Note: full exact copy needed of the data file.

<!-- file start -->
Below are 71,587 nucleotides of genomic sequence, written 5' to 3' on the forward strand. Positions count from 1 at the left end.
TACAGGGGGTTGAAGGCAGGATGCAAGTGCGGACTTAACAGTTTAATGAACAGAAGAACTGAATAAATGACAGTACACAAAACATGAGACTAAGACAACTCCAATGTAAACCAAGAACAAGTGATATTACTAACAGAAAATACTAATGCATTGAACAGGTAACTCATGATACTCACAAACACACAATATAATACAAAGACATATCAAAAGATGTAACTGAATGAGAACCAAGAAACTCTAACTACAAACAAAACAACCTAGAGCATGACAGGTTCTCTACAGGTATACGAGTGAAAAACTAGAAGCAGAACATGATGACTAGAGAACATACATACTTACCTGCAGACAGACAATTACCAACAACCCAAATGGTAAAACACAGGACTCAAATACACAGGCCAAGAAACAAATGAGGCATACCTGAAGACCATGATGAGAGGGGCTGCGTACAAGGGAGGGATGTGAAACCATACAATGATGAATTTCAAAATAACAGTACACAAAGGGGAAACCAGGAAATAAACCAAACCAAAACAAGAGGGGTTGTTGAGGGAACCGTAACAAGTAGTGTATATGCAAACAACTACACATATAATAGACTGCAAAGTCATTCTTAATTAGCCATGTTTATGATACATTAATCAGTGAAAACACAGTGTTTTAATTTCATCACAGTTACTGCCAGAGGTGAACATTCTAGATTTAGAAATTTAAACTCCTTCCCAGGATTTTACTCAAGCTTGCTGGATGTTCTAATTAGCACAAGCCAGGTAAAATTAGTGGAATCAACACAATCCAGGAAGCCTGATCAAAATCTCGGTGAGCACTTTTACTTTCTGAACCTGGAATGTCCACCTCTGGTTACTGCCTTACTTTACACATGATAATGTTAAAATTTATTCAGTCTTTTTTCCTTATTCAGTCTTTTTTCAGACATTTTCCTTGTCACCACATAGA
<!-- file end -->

Below are 71,587 nucleotides of genomic sequence, written 5' to 3' on the forward strand. Positions count from 1 at the left end.
TACAGGGGGTTGAAGGCAGGATGCAAGTGCGGACTTAACAGTTTAATGAACAGAAGAACTGAATAAATGACAGTACACAAAACATGAGACTAAGACAACTCCAATGTAAACCAAGAACAAGTGATATTACTAACAGAAAATACTAATGCATTGAACAGGTAACTCATGATACTCACAAACACACAATATAATACAAAGACATATCAAAAGATGTAACTGAATGAGAACCAAGAAACTCTAACTACAAACAAAACAACCTAGAGCATGACAGGTTCTCTACAGGTATACGAGTGAAAAACTAGAAGCAGAACATGATGACTAGAGAACATACATACTTACCTGCAGACAGACAATTACCAACAACCCAAATGGTAAAACACAGGACTCAAATACACAGGCCAAGAAACAAATGAGGCATACCTGAAGACCATGATGAGAGGGGCTGCGTACAAGGGAGGGATGTGAAACCATACAATGATGAATTTCAAAATAACAGTACACAAAGGGGAAACCAGGAAATAAACCAAACCAAAACAAGAGGGGTTGTTGAGGGAACCGTAACAAGTAGTGTATATGCAAACAACTACACATATAATAGACTGCAAAGTCATTCTTAATTAGCCATGTTTATGATACATTAATCAGTGAAAACACAGTGTTTTAATTTCATCACAGTTACTGCCAGAGGTGAACATTCTAGATTTAGAAATTTAAACTCCTTCCCAGGATTTTACTCAAGCTTGCTGGATGTTCTAATTAGCACAAGCCAGGTAAAATTAGTGGAATCAACACAATCCAGGAAGCCTGATCAAAATCTCGGTGAGCACTTTTACTTTCTGAACCTGGAATGTCCACCTCTGGTTACTGCCTTACTTTACACATGATAATGTTAAAATTTATTCAGTCTTTTTTCCTTATTCAGTCTTTTTTCAGACATTTTCCTTGTCACCACATAGA